I was able to put myself in that guy’s shoes. This is in the hospital in Walter Reed. I’m still going through surgeries and I’m angry. There were a lot of rages and betrayals. It hurts. When that information was presented to me, I was like, “I get it. There are no hard feelings. This is the cost of the business that we chose to come into. You paid a price. I paid a price. You made a decision. I’ve made some decisions.” I was able to relinquish a lot of that rage and anger, which I’m grateful for because it allowed me to channel my focus in a positive direction.

That positive direction becomes, “How do I survive?” How do you find your way back to a Special Forces team? Action is on. I call actions on the objective. After you were shot with multiple tourniquets, you saved your life in a lot of ways. You talk about preparation. The tagline of the show is, “How you prepare today determines success tomorrow.” Medical training is something we all go through. You were a Bravo and a weapon sergeant. I was an Alpha. I was an officer.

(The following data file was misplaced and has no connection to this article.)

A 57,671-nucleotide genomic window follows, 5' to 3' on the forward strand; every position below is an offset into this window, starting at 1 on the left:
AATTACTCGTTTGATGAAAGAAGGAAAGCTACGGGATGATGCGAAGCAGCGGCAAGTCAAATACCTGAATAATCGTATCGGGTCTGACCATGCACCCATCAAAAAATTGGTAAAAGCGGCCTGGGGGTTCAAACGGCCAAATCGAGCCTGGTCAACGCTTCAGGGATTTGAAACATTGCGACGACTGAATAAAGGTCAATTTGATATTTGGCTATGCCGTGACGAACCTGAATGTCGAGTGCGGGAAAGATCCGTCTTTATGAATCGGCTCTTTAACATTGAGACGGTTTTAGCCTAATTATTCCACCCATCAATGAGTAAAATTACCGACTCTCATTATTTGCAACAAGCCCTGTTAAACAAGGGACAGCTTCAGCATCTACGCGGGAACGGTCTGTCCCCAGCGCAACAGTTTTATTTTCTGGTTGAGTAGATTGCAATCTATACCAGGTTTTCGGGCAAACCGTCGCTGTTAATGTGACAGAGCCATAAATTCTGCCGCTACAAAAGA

We’re not medics or 18 Deltas. We know one thing well because we train it the most. Put a tourniquet on it. Stop those bleeding. You got to do that multiple times. It’s funny because we train a lot. On other people, we train less on ourselves. Talk about that training and how even at that moment, when your body’s out of whack and everything’s changed, you got to make a decision to save your life.

I give the credit to our medics, both in terms of the training that they put us through prior to deploying on that mission, the training we received during that deployment and the real-world events that we were in where we had to do medical training and medical interventions on our guys because a lot of guys were getting banged up. I had been prepped very well. What you want training to do is to automate a lot of these processes.

Even though once I realized, which was essentially immediately, that my femoral artery had been cut and that I’m going to die, there was still work to do. You still have options. You have tools in your kit bag to employ. Even in what seems like an inevitable end state, there’s still work to do. There’s always something you can do. My training enabled me to do that. If one tourniquet is on and the bleeding doesn’t stop, add another tourniquet. Keep adding tourniquets until it stops.